Investigative reporter James Bamford, who has been writing books about the National Security Administration since The Puzzle Palace in the early 1980s, writes in the NYT:
Israel’s N.S.A. Scandal By JAMES BAMFORD SEPT. 16, 2014
WASHINGTON — IN Moscow this summer, while reporting a story for Wired magazine, I had the rare opportunity to hang out for three days with Edward J. Snowden. It gave me a chance to get a deeper understanding of who he is and why, as a National Security Agency contractor, he took the momentous step of leaking hundreds of thousands of classified documents.
Among his most shocking discoveries, he told me, was the fact that the N.S.A. was routinely passing along the private communications of Americans to a large and very secretive Israeli military organization known as Unit 8200. This transfer of intercepts, he said, included the contents of the communications as well as metadata such as who was calling whom.
Over a year ago in Taki’s Magazine, I wrote about Unit 8200 in “Does Israel Have a Backdoor to U.S. Intelligence?”
Snowden’s impresario Glenn Greenwald’s genius at stage management can be seen in his pragmatic decision to initially downplay the Israeli role in the NSA scandal since the thought of Israel tends to induce crimestop in the brains of Americans in the media business with career ambitions.
In contrast, Bamford has been frank about the Israel connection for a long time, which is probably one reason why his impressive work over the decades, which is respected even by many NSA insiders, never had much traction.
Typically, when such sensitive information is transferred to another country, it would first be “minimized,” meaning that names and other personally identifiable information would be removed. But when sharing with Israel, the N.S.A. evidently did not ensure that the data was modified in this way.
Mr. Snowden stressed that the transfer of intercepts to Israel contained the communications — email as well as phone calls — of countless Arab- and Palestinian-Americans whose relatives in Israel and the Palestinian territories could become targets based on the communications. “I think that’s amazing,” he told me. “It’s one of the biggest abuses we’ve seen.”
It appears that Mr. Snowden’s fears were warranted. Last week, 43 veterans of Unit 8200 — many still serving in the reserves — accused the organization of startling abuses. In a letter to their commanders, to Prime Minister Benjamin Netanyahu and to the head of the Israeli army, they charged that Israel used information collected against innocent Palestinians for “political persecution.” In testimonies and interviews given to the media, they specified that data were gathered on Palestinians’ sexual orientations, infidelities, money problems, family medical conditions and other private matters that could be used to coerce Palestinians into becoming collaborators or create divisions in their society.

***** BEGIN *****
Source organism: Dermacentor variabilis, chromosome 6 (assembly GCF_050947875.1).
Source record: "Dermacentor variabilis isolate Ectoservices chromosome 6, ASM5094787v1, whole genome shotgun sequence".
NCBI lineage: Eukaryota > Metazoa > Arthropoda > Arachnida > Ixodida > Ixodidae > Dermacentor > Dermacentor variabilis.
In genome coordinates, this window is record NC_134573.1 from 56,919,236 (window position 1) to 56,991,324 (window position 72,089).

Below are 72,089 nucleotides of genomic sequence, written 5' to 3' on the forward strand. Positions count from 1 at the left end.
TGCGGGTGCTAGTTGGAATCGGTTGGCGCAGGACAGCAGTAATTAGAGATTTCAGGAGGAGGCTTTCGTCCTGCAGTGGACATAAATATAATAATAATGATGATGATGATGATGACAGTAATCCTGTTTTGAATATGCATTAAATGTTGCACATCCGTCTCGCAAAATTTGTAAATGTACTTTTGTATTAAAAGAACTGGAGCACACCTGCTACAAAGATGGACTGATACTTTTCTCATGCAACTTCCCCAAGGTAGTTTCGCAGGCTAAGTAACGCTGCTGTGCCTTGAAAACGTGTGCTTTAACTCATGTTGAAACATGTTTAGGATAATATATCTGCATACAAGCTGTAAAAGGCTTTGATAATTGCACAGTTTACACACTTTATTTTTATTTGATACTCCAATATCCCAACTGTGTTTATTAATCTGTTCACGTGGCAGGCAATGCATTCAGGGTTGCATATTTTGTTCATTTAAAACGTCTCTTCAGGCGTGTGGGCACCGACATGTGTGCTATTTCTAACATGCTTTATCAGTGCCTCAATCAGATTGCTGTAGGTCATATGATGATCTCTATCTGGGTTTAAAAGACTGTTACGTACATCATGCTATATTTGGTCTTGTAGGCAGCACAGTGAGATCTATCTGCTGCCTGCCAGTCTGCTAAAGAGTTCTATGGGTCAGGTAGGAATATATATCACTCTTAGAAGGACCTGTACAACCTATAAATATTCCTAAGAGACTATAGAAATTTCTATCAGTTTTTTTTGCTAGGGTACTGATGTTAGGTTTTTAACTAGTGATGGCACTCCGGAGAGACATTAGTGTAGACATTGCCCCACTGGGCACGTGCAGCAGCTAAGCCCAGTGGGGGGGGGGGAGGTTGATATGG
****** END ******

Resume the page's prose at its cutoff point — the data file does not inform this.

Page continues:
You know, if Israel’s Unit 8200 is spying on the sex lives of Palestinian-Americans, how do we know they’re not also spying on the sex lives of Congressman-Americans? Might that have something to do with the 29 standing ovations Netanyahu got the last time he spoke to Congress?
Carl Cameron did a fascinating four part series for Fox News on Israel’s infiltration of the American telecom metadata business way back in 2001, but it was quickly spiked by higher-ups at Fox with no explanation. Fortunately, patriotic citizens have kept copies available online, links to which you can find in my old Taki’s article.
The veterans of Unit 8200 declared that they had a “moral duty” to no longer “take part in the state’s actions against Palestinians.” An Israeli military spokesman disputed the letter’s overall drift but said the charges would be examined.
It should trouble the American public that some or much of the information in question — intended not for national security purposes but simply to pursue political agendas — may have come directly from the N.S.A.’s domestic dragnet. According to documents leaked by Mr. Snowden and reported by the British newspaper The Guardian, the N.S.A. has been sending intelligence to Israel since at least March 2009.
The memorandum of agreement between the N.S.A. and its Israeli counterpart covers virtually all forms of communication, including but not limited to “unevaluated and unminimized transcripts, gists, facsimiles, telex, voice and Digital Network Intelligence metadata and content.” The memo also indicates that the N.S.A. does not filter out American communications before delivery to Israel; indeed, the agency “routinely sends” unminimized data….
It should also trouble Americans that the N.S.A. could head down a similar path in this country. Indeed, there is some indication, from a top-secret 2012 document from Mr. Snowden’s leaked files that I saw last year, that it already is. The document, from Gen. Keith B. Alexander, then the director of the N.S.A., notes that the agency had been compiling records of visits to pornographic websites and proposes using that information to damage the reputations of people whom the agency considers “radicalizers” — not necessarily terrorists, but those attempting, through the use of incendiary speech, to radicalize others. (The Huffington Post has published a redacted version of the document.)
In Moscow, Mr. Snowden told me that the document reminded him of the F.B.I.’s overreach during the days of J. Edgar Hoover, when the bureau abused its powers to monitor and harass political activists. “It’s much like how the F.B.I. tried to use Martin Luther King’s infidelity to talk him into killing himself,” he said. “We said those kinds of things were inappropriate back in the ’60s. Why are we doing that now? Why are we getting involved in this again?” …